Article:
The Pump Scooter

We have nothing against foot power, but our homemade variation on the pump scooter will give your arms and shoulders a workout too.

| March/April 1983

With warmer weather just around the corner, it won't be long before the neighborhood streets and sidewalks are fairly humming with bicycles of all shapes and sizes. But two-wheelers don't have to be the only game in town, especially for the younger set. In fact, our merry researchers recently decided to spend a bit of time developing a four-wheeled "pump scooter."

This sporty little runabout — which is merely a homebuilt and simplified version of the once popular "Irish mail" handcar — is constructed almost entirely of electrical metallic tubing (about $20 worth) and thus is fairly inexpensive to put together. The vehicle's cost is further reduced (and the toy made stronger in the process) by the five-spoke "mag"-style wheels, which we made from discarded rims and sections of cut-to-length E.M.T.

Of course, you'll need to have access to a small welder and two different tubing benders (to handle 1/2 " and 1" E.M.T.) in order to complete the car, but if you can borrow these tools — or buy them with an eye toward future projects — you'll be all set. Other than that, even a relatively modest home shop should easily supply you with the equipment necessary to get the job done: a hacksaw, an electric drill with bits, a screwdriver, a round file, a measuring tape, a pipe wrench, and a coping saw.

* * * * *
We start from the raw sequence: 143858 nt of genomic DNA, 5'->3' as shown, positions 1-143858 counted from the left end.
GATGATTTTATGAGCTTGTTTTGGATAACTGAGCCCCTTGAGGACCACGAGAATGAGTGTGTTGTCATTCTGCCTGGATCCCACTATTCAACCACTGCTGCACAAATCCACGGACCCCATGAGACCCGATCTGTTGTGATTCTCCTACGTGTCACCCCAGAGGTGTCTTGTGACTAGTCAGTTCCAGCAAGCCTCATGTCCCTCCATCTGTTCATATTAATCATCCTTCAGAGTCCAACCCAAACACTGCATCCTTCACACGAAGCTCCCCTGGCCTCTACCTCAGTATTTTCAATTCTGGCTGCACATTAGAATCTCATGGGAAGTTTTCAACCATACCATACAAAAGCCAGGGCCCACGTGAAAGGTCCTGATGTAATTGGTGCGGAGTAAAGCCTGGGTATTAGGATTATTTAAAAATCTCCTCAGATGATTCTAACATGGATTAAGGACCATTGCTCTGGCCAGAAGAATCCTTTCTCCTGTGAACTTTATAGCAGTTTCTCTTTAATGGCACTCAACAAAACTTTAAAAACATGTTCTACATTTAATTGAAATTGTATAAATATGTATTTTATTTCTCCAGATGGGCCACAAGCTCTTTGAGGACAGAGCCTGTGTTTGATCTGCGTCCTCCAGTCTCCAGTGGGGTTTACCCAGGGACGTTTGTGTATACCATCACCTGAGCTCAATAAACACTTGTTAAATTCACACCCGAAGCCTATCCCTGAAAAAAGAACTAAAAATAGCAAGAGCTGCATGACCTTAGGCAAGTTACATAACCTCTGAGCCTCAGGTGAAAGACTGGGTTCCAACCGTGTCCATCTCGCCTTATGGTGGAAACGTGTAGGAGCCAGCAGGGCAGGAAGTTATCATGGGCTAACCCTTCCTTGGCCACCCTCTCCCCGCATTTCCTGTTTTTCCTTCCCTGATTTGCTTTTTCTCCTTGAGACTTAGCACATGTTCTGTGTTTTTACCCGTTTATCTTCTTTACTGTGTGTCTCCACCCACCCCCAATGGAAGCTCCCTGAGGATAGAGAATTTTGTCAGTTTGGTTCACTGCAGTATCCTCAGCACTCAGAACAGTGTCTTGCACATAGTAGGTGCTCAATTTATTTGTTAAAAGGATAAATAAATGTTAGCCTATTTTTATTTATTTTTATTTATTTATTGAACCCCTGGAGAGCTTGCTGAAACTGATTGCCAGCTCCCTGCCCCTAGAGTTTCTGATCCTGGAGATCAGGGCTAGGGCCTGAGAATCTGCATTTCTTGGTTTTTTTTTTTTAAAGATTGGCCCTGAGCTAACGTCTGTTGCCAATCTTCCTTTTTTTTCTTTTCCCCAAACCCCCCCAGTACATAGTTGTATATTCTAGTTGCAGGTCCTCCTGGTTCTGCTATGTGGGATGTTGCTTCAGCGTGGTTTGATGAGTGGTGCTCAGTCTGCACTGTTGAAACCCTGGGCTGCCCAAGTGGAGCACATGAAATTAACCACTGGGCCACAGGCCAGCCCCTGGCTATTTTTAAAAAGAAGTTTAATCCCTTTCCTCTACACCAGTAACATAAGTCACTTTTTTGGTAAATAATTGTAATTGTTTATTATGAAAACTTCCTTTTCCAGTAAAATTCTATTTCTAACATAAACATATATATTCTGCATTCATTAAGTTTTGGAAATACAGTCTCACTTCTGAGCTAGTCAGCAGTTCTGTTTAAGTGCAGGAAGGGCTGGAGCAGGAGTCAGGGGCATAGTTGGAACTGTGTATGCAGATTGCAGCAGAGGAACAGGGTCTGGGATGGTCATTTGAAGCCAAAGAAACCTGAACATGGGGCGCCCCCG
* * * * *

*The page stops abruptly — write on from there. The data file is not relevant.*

Our Scooter Assembly Diagram details the parts that are required to make the scooter. But before you start gathering and cutting your building materials, it might help you to know that, if you're purchasing the electrical conduit new in 10-foot lengths, you'll need two complete 1" sections, one 3/4" piece, and three 1/2 " lengths to handle most of the job. (You will have to get an additional 2 feet of the 1/2 " size and an 8" length of 1 1/4" tubing to finish up.) Likewise, the two-piece seat can be cut from a single 20" x 28" slab of 1/4 " plywood.

The chassis is made from two 58" lengths of 1" conduit which are bent to the same contour, then joined together to form a sort of paddle shape. To curve these sections properly, choose one, and — starting at either end — measure off 4 inches, make a 90' bend at that point (which should eat up about 10 inches), mark off 5 more inches, start a second arc (this one a 5-inch-gobbling 45°), leave 8 inches straight, form the final 45' curve, then determine the length of the remaining leg (it should be about 21 inches).

Once you've curved a pair of the tubular side rails, join them together by temporarily placing your 1 1/2" pipe coupling between the parallel front tubes (it'll serve as a spacer), then welding the butted rear tips to each other with a scrap of 1"-diameter mechanical tubing (or filed-down 3/4" pipe) inside both parts to serve as a bridge.

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